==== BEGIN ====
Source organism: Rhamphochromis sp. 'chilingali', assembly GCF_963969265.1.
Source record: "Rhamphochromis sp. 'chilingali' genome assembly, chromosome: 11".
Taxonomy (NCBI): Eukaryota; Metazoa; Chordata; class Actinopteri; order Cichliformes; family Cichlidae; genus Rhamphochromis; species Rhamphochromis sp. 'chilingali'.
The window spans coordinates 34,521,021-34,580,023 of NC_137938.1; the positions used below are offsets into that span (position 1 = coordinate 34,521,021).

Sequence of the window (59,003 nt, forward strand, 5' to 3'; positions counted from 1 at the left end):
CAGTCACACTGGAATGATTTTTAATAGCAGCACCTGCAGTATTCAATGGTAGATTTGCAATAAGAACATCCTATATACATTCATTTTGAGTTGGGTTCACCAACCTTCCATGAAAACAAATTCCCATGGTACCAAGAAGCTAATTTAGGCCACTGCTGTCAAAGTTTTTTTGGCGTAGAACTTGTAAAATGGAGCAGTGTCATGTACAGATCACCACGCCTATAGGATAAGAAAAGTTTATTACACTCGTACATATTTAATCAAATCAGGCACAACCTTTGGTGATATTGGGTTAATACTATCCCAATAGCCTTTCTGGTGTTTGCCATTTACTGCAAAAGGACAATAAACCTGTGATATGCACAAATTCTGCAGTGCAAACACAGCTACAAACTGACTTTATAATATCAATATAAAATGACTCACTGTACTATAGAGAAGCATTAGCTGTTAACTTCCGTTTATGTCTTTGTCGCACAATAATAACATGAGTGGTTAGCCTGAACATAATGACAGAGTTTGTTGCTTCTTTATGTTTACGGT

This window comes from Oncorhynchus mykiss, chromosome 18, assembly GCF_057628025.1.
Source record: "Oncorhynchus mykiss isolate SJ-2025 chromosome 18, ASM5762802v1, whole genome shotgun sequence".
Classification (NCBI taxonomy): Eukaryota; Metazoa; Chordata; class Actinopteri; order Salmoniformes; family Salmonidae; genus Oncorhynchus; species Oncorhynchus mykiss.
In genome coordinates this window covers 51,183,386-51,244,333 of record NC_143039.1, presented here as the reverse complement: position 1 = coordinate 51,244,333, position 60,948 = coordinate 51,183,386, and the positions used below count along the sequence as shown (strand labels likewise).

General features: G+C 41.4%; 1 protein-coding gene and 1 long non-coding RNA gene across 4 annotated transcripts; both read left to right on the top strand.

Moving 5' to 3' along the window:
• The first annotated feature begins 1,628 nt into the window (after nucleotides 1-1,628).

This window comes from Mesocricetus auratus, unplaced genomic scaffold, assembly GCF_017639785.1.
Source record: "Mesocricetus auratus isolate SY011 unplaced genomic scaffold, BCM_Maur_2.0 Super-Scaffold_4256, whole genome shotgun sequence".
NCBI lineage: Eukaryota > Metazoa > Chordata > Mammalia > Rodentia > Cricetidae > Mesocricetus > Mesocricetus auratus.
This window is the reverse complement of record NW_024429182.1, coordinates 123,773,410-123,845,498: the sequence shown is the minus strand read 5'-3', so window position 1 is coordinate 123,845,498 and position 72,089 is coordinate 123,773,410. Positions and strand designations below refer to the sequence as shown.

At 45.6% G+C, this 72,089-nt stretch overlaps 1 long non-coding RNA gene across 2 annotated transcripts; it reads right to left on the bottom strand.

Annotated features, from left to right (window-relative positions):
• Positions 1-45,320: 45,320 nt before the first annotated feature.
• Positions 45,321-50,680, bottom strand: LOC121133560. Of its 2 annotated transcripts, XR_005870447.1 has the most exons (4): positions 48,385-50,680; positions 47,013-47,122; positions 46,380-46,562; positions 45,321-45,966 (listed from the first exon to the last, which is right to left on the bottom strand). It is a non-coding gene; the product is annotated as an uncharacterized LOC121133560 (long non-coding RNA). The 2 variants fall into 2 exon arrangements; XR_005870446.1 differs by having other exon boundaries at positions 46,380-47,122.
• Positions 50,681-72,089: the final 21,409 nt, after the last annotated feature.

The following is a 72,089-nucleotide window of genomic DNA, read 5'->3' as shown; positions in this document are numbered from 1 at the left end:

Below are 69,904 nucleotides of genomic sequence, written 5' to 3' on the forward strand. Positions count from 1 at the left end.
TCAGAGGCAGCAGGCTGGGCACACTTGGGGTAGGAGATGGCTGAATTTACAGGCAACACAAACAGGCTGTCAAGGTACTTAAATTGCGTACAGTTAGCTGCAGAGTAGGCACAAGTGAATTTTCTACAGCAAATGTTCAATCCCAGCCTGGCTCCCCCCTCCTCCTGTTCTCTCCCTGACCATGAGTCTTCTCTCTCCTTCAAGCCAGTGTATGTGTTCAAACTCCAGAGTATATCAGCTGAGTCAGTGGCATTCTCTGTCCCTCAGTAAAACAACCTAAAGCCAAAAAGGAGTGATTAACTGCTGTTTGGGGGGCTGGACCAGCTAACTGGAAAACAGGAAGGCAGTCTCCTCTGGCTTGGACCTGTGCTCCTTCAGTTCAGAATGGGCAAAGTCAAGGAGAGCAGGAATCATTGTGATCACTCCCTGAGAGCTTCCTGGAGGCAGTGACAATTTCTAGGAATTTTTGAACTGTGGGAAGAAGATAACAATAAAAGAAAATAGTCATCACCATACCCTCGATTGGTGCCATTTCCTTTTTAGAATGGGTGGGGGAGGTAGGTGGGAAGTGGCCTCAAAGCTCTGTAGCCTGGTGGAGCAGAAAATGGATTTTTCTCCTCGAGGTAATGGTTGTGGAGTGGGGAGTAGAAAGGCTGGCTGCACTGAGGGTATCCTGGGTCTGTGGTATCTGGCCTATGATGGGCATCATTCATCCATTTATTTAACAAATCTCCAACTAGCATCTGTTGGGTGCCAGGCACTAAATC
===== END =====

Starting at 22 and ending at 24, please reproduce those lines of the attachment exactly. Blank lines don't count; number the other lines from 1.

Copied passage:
• Positions 50,681-72,089: the final 21,409 nt, after the last annotated feature.

The following is a 72,089-nucleotide window of genomic DNA, read 5'->3' as shown; positions in this document are numbered from 1 at the left end:

Below are 69,904 nucleotides of genomic sequence, written 5' to 3' on the forward strand. Positions count from 1 at the left end.